Painter, Lenny Contino

Lenny Contino, the painter, died on March 10, 2016 at 4:50 AM in Queens. He was seventy-six years old and the most courageous person I have ever known.  He spent most of his life in a wheel chair. Nancy and I visited Lenny in his Ozone Park home about fourteen months ago. When I asked him why he hadn’t showed up at a recent art event he said it was hard for him to get around. “Lenny,” I said, “that’s the first time I’ve ever heard you complain.”

Lenny Contino at his work table in Queens, 2014.

Lenny Contino at his work table in Queens, 2014.

I met Lenny fifty years ago through Mark di Suvero. Lenny grew up in the nineteen fifties in Brooklyn and was a wild kid. He liked to drag race in cars. In 1959, at age nineteen, young Lenny Contino dove into the waters of Jamaica Bay and for whatever freak reasons, sustained a massive spinal cord injury. That made him a quadriplegic. When he wasn’t in bed he lived in a wheel chair. He had to use both of his hands to hold up a cup.

Lenny with his mother Annella, standing at his right, at Park Place Gallery, 1967.

Lenny with his mother Annella, standing at his right, at Park Place Gallery, 1967.

Lenny Contino became an artist and a painter. He painted every day. It kept him alive, and on that last visit when I made a picture of him at his paint covered kitchen table, I realized his small Queens home had become an art gallery. Every bit of wall space, every cabinet, held art or sculpture, most of it made by Lenny at that table inside that house. In modern times he enjoyed using a computer and sending links over email. When I learned he was dead I did a search on my old computer looking for a photo of “Lenny Contino”.  What  came up on the screen was something Lenny had sent me as email, a photo of a woman’s suntanned butt in a bikini. Lenny was making jokes from the grave.

Lenny with Mark di Suvero on Front Street, 1967.

Lenny with Mark di Suvero on Front Street, 1967.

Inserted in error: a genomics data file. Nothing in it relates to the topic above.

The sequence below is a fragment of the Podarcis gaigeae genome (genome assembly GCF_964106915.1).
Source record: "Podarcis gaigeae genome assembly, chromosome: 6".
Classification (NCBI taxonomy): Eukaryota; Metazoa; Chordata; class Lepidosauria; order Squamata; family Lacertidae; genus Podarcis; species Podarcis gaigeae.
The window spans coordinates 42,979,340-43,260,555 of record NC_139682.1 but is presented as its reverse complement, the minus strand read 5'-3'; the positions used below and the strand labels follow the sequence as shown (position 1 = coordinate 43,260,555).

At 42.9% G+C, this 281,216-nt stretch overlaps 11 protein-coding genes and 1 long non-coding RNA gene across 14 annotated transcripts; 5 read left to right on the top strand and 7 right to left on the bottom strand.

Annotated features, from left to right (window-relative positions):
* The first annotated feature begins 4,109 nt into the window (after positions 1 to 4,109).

Hemingway’s line that “courage is grace under fire” doesn’t’ really fly when faced with a Lenny Contino. Lenny’s grace was greater. He wasn’t a soldier, he didn’t wear guns or armament. He got upset when you stepped on a bug, claiming it had an afterlife. Lenny was a naked human soul that kept himself alive by making art. When I urged him to get an iPhone, and told him he would be able to use it, Lenny said he didn’t want the intrusion on his life.

Lenny Contino was amongst the most loved of artists and most courageous of people.  So long pal. We love you.

8 Responses to “Painter, Lenny Contino”
  1. Kathy says:

    Lenny was a friend for 60 years. He was remarkable in every way. I met him when i was 15 and we remained in touch all these years. May he rest in peace and be racing his cars somewhere. He was a real hero, one of a kind. Someone should make a movie of his heroic life. I am so glad i was his friend

    • dektol says:

      He raced cars? Where, in the
      street? He painted cars? It’s
      good to leave a record of Lenny’s early life.

  2. Marlis Freitag (Henke) says:

    Lenny was a close family friend since he was a small child. As my father died just before about the same day, it was shocking that when his mother left my fathers funeral that as she came home she found Lenny in the hospital paralyzed from the neck down. We kept in contact all these years and watched how Mark befriended and encouraged Lenny throughout them. How lucky they lay next to each other in the hospital. It was great to see Lenny go into the arts. Every time I pass Lenny’s painting I always thought and will continue to , think of him. He’s always been in my heart, and he will be sorely missed. xoxo Marlis Freitag (Henke)

    • dektol says:

      We would welcome any more stories of young Lenny. Most
      of us knew him, and Anella, through Mark and the art world.
      Lenny often told me he was a “wild kid”, and his love of cars. I grew up in Forest Hills,
      a very different life.
      Anything about his life before the accident would help fill out
      his story.

  3. Marlis Freitag (Henke) says:

    I had left a comment here and it disappeared.

  4. Kathy says:

    Lenny was my first boy friend when i was 16. We went to Coney Island to celebrate. We fell in teenage love. He always said he was a wild kid, but to me he was not at all. He drove a gray prime painted hot rod type coupe and would drag race on Crossbay blvd. From Ozone Park,where we lived to Howard beach and tne Rockaways. Life then was like the movie Grease. He hung out with a group of guys in a candy store on the corner of Pitkin Ave. And Crossbay blvd. One fellow i know he has seen in the last few years was Joey P. Lenny also liked to scuba dive in Far Rockaway.we broke up after a few months and shortly after that was that horrible day. After about a week after his injury his father came to my house and asked if i would come to the hospital to help encourage him to live. It was horrible for him until he met Mark. Mark helped him to start a different life, one that gave him the will t o go on. He went on for almost 60 years. Thru the years of my trials and troubles he would always encouage me.. the last time we talked i was recovering from hip replacement surgery and his joke was I cant believe you have a walker.i will never forget this wonderful man and what he contributed to our world. Courage, understanding, strength and the will to live under any circumstance. Thank you

  5. Marlis Freitag (Henke) says:

    How does one send a photo here?

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